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Sun Aug 3, 2014, 02:48 PM

Article II, Section 3 of the Constitution Interests Me.

It reads, with regard to the powers of the President:

Section. 3.

He shall from time to time give to the Congress Information of the State of the Union, and recommend to their Consideration such Measures as he shall judge necessary and expedient; he may, on extraordinary Occasions, convene both Houses, or either of them, and in Case of Disagreement between them, with Respect to the Time of Adjournment, he may adjourn them to such Time as he shall think proper; he shall receive Ambassadors and other public Ministers; he shall take Care that the Laws be faithfully executed, and shall Commission all the Officers of the United States.

The boldfaced portion is of most interest to me right now. Does anyone know how this part has been used in the past and whether it might be applied to today?

23 replies, 1239 views

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Arrow 23 replies Author Time Post
Reply Article II, Section 3 of the Constitution Interests Me. (Original post)
MineralMan Aug 2014 OP
PoliticAverse Aug 2014 #1
MineralMan Aug 2014 #6
2naSalit Aug 2014 #2
PoliticAverse Aug 2014 #7
2naSalit Aug 2014 #10
Nuclear Unicorn Aug 2014 #3
MineralMan Aug 2014 #9
PoliticAverse Aug 2014 #14
Chan790 Aug 2014 #21
PoliticAverse Aug 2014 #23
msanthrope Aug 2014 #17
MohRokTah Aug 2014 #4
MineralMan Aug 2014 #8
MohRokTah Aug 2014 #15
Igel Aug 2014 #19
MohRokTah Aug 2014 #20
Nuclear Unicorn Aug 2014 #22
FreakinDJ Aug 2014 #5
2naSalit Aug 2014 #12
MannyGoldstein Aug 2014 #11
Shrike47 Aug 2014 #16
MannyGoldstein Aug 2014 #18
davidn3600 Aug 2014 #13

Response to MineralMan (Original post)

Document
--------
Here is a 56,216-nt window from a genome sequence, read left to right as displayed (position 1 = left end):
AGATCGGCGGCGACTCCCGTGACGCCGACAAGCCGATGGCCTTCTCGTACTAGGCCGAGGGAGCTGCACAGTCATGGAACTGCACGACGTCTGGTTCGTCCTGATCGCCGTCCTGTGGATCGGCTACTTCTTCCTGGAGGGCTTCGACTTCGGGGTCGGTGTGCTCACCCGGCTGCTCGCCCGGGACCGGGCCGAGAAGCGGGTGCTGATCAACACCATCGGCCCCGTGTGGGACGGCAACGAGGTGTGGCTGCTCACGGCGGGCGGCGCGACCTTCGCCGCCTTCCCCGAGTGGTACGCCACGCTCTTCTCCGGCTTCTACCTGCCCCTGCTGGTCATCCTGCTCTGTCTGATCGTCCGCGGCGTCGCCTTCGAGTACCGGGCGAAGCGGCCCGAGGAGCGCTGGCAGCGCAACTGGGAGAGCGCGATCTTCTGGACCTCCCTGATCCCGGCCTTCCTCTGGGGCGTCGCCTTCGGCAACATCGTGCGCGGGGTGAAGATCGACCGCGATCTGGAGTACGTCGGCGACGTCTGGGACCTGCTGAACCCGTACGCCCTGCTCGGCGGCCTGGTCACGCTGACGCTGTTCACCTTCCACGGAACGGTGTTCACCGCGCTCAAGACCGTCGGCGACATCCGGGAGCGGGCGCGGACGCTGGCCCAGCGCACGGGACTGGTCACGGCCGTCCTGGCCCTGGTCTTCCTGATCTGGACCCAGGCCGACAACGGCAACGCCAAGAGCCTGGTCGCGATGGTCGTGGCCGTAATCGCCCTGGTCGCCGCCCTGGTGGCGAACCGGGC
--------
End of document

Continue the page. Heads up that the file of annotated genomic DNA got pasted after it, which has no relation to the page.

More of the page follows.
Sun Aug 3, 2014, 02:55 PM

1. What's the point of conveneing them if they won't be coming to an agreement on a bill?

This 2003 document notes the times in history the president has convened Congress: http://www.senate.gov/artandhistory/history/resources/pdf/ExtraSessions.pdf

Truman's use of the provision...
http://www.senate.gov/artandhistory/history/minute/Turnip_Day_Session.htm

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Response to PoliticAverse (Reply #1)

Sun Aug 3, 2014, 03:06 PM

6. Thank you. That's what I was looking for.

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Response to MineralMan (Original post)

Sun Aug 3, 2014, 02:56 PM

2. Good question!

I have to wonder at the threat level to the POTUS for actually executing certain portions of his powers by those who would destroy him by any means available.

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Response to 2naSalit (Reply #2)

Sun Aug 3, 2014, 03:07 PM

7. The Constitution specifically gives the President the power to convene Congress, you think

Democrats are going to remove him from office for executing that power?

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Response to PoliticAverse (Reply #7)

Sun Aug 3, 2014, 03:15 PM

10. Actualy

that's not what I was referencing. I meant physical threat, iykwim.

I don't think the Dems would consider removal. And I wish he would use his powers more than he has on many issues of domestic interest.

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Response to MineralMan (Original post)

Sun Aug 3, 2014, 02:57 PM

3. What if they fail to appear?

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Response to Nuclear Unicorn (Reply #3)

Sun Aug 3, 2014, 03:10 PM

9. That's an excellent question.

I have no answer.

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Response to Nuclear Unicorn (Reply #3)

Sun Aug 3, 2014, 03:25 PM

14. Assuming that it's the Republicans in the House that don't appear resulting in

a lack of a quorum, the Democratic members present can then instruct the Sergeant at Arms to compel attendance
by absent members. The Sergeant at Arms has the power to do so by force (arrest).

http://www.house.gov/content/learn/officers_and_organizations/sergeant_at_arms.php
http://en.wikipedia.org/wiki/Sergeant_at_Arms_of_the_United_States_House_of_Representatives

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Response to PoliticAverse (Reply #14)

Sun Aug 3, 2014, 07:23 PM

21. I wonder if the Sgt. at Arms has ever had to actually do that? n/t

 

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Response to Chan790 (Reply #21)